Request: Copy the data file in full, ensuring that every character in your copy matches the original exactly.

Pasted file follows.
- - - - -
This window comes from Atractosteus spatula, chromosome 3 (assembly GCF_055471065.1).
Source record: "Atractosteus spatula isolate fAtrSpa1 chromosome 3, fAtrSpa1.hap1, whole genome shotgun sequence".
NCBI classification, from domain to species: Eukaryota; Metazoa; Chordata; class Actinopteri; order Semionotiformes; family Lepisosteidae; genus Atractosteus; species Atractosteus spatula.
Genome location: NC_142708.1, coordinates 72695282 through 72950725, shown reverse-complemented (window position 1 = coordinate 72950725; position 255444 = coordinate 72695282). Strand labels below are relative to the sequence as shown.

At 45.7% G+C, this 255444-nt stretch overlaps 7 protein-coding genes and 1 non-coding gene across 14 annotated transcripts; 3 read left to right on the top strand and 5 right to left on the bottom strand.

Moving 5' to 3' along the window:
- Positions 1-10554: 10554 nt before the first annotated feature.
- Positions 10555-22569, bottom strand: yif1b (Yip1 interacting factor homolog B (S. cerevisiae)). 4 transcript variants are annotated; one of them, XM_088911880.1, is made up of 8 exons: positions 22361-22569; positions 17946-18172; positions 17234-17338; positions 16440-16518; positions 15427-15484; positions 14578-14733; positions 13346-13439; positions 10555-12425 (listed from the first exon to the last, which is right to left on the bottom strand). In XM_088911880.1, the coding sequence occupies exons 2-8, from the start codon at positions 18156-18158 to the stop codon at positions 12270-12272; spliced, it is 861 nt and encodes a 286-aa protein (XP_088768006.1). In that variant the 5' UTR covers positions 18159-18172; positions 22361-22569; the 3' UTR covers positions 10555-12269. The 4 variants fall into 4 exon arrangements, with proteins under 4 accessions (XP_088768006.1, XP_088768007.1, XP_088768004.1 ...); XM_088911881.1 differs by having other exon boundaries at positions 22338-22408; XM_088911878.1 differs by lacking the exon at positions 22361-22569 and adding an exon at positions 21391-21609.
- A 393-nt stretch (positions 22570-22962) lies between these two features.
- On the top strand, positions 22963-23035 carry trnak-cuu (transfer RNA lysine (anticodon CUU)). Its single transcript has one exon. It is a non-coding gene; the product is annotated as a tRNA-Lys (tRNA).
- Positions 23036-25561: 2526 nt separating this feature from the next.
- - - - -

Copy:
This window comes from Atractosteus spatula, chromosome 3 (assembly GCF_055471065.1).
Source record: "Atractosteus spatula isolate fAtrSpa1 chromosome 3, fAtrSpa1.hap1, whole genome shotgun sequence".
NCBI classification, from domain to species: Eukaryota; Metazoa; Chordata; class Actinopteri; order Semionotiformes; family Lepisosteidae; genus Atractosteus; species Atractosteus spatula.
Genome location: NC_142708.1, coordinates 72695282 through 72950725, shown reverse-complemented (window position 1 = coordinate 72950725; position 255444 = coordinate 72695282). Strand labels below are relative to the sequence as shown.

At 45.7% G+C, this 255444-nt stretch overlaps 7 protein-coding genes and 1 non-coding gene across 14 annotated transcripts; 3 read left to right on the top strand and 5 right to left on the bottom strand.

Moving 5' to 3' along the window:
- Positions 1-10554: 10554 nt before the first annotated feature.
- Positions 10555-22569, bottom strand: yif1b (Yip1 interacting factor homolog B (S. cerevisiae)). 4 transcript variants are annotated; one of them, XM_088911880.1, is made up of 8 exons: positions 22361-22569; positions 17946-18172; positions 17234-17338; positions 16440-16518; positions 15427-15484; positions 14578-14733; positions 13346-13439; positions 10555-12425 (listed from the first exon to the last, which is right to left on the bottom strand). In XM_088911880.1, the coding sequence occupies exons 2-8, from the start codon at positions 18156-18158 to the stop codon at positions 12270-12272; spliced, it is 861 nt and encodes a 286-aa protein (XP_088768006.1). In that variant the 5' UTR covers positions 18159-18172; positions 22361-22569; the 3' UTR covers positions 10555-12269. The 4 variants fall into 4 exon arrangements, with proteins under 4 accessions (XP_088768006.1, XP_088768007.1, XP_088768004.1 ...); XM_088911881.1 differs by having other exon boundaries at positions 22338-22408; XM_088911878.1 differs by lacking the exon at positions 22361-22569 and adding an exon at positions 21391-21609.
- A 393-nt stretch (positions 22570-22962) lies between these two features.
- On the top strand, positions 22963-23035 carry trnak-cuu (transfer RNA lysine (anticodon CUU)). Its single transcript has one exon. It is a non-coding gene; the product is annotated as a tRNA-Lys (tRNA).
- Positions 23036-25561: 2526 nt separating this feature from the next.